Caffeine does not really affect glucose levels or blood glucose. It may affect the action of glucose with its interaction with cells especially with specific medications. However, if you are administering caffeine through coffee for instance the affect of adding sugar naturally would and too the creamer.
An example is being type II I take glucose readings when first awakening referred to as a fast measurement based on not eating since dinner usually. That is normally around 110 to 120. If all I do is have 2 - 3 12 oz cups of coffee with a couple of glugs of creamer the glucose level rises.
That rise is based on the consumption of carbohydrates. Plus the coffee drinking is usually at a pace of some kind. The net result is a rise will occur bringing a subsequent glucose check say over a one hour period to a level reaching as high as the 140 - 160's. Ponder a Latte, Mocha, or Cappuccino.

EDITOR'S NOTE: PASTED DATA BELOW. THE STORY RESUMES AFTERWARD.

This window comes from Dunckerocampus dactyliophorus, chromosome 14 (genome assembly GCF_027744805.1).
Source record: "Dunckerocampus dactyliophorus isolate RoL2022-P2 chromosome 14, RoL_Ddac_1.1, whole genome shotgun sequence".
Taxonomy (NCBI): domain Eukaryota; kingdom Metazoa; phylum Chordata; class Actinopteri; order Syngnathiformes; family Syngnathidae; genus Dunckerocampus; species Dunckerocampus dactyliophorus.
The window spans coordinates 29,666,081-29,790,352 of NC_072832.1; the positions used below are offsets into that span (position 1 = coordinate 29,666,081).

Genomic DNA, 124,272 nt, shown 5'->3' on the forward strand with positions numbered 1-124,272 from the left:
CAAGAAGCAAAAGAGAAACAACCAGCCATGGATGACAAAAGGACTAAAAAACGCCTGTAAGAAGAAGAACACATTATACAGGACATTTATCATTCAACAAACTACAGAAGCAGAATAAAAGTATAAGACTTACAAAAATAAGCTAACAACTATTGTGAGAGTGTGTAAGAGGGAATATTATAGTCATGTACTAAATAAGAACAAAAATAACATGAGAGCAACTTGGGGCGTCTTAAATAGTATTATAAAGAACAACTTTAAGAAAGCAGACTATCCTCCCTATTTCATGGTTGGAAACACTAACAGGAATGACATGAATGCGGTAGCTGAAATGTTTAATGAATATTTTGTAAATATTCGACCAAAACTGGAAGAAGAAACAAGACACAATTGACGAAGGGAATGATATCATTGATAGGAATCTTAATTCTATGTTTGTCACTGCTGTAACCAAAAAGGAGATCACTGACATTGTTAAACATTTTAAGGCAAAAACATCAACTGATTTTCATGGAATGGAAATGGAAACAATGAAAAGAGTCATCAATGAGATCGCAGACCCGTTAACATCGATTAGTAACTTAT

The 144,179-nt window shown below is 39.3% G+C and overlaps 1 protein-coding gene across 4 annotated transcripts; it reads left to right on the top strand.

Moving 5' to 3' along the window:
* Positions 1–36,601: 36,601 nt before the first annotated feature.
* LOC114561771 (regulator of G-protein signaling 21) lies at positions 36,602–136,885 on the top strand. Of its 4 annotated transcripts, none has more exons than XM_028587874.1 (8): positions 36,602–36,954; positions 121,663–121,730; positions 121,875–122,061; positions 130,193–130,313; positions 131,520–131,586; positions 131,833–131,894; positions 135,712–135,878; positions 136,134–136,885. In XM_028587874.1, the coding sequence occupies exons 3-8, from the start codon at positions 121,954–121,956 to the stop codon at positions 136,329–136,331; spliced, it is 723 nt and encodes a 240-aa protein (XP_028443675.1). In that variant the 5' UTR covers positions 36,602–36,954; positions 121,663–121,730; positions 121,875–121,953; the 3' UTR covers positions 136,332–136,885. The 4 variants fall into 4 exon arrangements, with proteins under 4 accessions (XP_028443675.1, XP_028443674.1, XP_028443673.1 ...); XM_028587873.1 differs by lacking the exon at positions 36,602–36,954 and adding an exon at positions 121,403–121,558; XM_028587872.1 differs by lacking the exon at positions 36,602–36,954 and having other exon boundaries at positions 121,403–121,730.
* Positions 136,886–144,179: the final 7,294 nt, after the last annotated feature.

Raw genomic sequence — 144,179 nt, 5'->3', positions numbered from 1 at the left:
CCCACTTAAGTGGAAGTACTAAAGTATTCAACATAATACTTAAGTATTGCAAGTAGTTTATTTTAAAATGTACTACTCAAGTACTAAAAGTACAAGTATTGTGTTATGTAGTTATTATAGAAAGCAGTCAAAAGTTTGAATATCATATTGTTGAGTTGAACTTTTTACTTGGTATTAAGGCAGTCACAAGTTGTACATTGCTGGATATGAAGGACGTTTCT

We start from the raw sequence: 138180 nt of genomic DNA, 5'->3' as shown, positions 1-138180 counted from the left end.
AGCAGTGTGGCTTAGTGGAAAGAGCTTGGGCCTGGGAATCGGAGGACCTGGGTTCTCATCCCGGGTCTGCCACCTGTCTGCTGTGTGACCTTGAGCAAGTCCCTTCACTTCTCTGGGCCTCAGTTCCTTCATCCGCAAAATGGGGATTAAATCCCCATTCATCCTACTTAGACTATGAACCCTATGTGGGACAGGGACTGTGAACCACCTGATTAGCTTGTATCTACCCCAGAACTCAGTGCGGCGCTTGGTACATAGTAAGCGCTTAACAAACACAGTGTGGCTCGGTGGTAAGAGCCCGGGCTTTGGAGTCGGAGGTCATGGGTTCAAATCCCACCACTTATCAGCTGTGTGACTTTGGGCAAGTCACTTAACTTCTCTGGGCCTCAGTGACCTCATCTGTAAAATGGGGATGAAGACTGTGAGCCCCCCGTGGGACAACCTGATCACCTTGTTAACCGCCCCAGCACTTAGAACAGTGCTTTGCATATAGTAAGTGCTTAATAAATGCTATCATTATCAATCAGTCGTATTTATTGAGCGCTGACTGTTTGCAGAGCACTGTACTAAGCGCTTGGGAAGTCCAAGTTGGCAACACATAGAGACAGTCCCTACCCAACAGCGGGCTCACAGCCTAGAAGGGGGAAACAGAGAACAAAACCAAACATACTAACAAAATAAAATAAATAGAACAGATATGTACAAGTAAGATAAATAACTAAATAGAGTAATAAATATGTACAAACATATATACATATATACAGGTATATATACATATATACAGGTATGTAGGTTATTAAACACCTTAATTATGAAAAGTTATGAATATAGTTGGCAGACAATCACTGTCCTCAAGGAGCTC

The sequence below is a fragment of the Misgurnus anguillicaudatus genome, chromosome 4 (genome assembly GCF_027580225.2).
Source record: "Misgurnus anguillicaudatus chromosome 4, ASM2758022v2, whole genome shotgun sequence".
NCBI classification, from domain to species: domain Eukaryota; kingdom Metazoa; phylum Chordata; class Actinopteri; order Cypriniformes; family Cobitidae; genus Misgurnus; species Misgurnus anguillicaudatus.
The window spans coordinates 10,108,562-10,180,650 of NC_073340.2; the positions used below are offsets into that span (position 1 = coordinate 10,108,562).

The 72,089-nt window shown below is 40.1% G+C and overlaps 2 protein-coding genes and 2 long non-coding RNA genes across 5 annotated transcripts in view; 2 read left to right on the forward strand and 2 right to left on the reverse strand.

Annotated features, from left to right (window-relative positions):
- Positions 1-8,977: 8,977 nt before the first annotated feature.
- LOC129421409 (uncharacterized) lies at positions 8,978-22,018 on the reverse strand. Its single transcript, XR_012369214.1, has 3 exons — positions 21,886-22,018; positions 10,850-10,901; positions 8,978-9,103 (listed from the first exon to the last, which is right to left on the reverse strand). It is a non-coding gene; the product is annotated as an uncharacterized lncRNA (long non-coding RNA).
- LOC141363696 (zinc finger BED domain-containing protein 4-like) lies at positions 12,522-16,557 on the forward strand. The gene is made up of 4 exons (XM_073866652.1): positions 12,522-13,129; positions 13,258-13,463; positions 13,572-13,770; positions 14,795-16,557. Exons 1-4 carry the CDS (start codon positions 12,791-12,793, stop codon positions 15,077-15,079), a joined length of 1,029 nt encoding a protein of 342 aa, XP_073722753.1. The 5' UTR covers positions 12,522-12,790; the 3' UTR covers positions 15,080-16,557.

That is the wake up time. Next, you eat, (and maybe you never did a fasting glucose read), you check 2 hrs later and you are over 200. A rule of thumb is 10g carbs raises glucose about 45 at consumption. The glycemic load index will offer guidance at how fast it will rise and how long that rise will last over time.